I get challenged enough online to know what it’s like. It’s not easy. So, I’ll admit that when someone else gets challenged online it’s kind of like watching an accident. I just can’t help it. I want everyone to be okay. Honestly. But I just can’t seem to avert my eyes.
So yesterday when Tony Jones posted “Why Are You Still a Christian?” and proceeded to give his reasons, I couldn’t help but watch. I’m not an accident scene expert, but I can propose theories as to why it happened.
- Wrong signal: He signaled that it had to do with Jesus of Nazareth but went in a totally different direction.
- False sense of immunity: He said that “well over 95%” of people believe in God, so he will too as an act of solidarity. To say that atheism is “almost exclusively the purview of educated, white elites” and that’s why you remain a Christian, when in fact you are an educated, white elite, is like presuming your vehicle gives you immunity on the road. Rather, your vehicle is a weapon that needs to be driven with great care. The chances of you hurting others and yourself dramatically increase just by getting into your vehicle and getting on the road.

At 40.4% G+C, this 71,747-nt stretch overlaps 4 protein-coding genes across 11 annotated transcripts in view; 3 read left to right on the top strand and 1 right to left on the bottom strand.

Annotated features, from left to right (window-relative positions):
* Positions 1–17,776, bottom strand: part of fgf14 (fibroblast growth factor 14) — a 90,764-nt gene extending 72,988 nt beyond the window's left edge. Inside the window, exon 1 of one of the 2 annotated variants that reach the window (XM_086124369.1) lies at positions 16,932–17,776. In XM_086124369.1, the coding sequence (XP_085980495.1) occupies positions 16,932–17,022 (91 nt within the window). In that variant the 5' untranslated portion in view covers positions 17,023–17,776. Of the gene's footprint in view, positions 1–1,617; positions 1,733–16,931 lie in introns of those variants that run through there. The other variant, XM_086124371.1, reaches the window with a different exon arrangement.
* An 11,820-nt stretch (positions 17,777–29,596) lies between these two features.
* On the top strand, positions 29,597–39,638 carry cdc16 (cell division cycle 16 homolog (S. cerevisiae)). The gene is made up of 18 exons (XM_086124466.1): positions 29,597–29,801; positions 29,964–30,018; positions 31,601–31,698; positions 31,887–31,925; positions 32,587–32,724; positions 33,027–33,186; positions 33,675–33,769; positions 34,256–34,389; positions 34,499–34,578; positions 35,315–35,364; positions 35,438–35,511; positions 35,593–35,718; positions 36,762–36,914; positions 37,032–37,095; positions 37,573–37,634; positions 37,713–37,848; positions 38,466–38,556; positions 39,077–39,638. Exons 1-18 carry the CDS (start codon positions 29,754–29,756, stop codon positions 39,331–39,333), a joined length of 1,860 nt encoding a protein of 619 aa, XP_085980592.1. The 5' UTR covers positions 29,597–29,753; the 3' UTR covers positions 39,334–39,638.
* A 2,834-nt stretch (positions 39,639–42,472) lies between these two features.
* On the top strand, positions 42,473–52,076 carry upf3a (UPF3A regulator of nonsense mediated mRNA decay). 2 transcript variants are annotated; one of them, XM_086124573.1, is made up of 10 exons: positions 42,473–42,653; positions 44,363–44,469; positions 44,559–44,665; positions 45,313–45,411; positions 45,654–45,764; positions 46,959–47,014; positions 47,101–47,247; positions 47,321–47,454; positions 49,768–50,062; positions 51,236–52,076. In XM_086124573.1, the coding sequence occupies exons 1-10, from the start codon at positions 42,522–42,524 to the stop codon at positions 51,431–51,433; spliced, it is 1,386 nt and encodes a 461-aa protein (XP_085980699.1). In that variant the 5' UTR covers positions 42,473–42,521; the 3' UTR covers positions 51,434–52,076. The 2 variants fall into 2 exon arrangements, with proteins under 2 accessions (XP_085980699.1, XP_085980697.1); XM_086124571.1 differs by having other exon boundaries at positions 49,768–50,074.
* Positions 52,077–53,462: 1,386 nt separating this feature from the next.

- Followed others into the accident: Saying that most people believe in God is the reason you do, even for the sake of solidarity, isn’t really the best reason to believe. One. But not a good one. Why does this remind me of this multi-car pileup in Wisconsin this year?
- Driving too fast: He also seemed to be in a bit of a hurry, as many of his commenters noted. The post seems to have been written in haste, and from my own experience that usually leads to trouble.
Jones tweeted during the aftermath of the accident:
“Today’s pst = When Atheists Attack. And here I was simply trying to be honest and a bit vulnerable.”
Peter Rollins responded:
“maybe it was when you called atheists a bunch of privileged white guys who are detached from the concerns of the world?”
Again, I somewhat sympathize with Jones because I have experienced this same thing. I, like Jones, try to be honest and vulnerable on the internet.
So this is how I approach it: the internet is like a reality TV show that anybody or everybody is watching and I’m one of the actors. If I want to be on the show, I’m exposing myself to the opinions of others. I positively know that I am going to get love and hate directed at me. I am going to be either ignored, praised or ridiculed. When you’re on the show, honesty and vulnerability are not only crucial, but inevitable. And the various responses of the audience are just as crucial and inevitable. This is the nature of reality TV.
We signed up for this.
(*** edited an hour after the original posting for tidiness’ sake)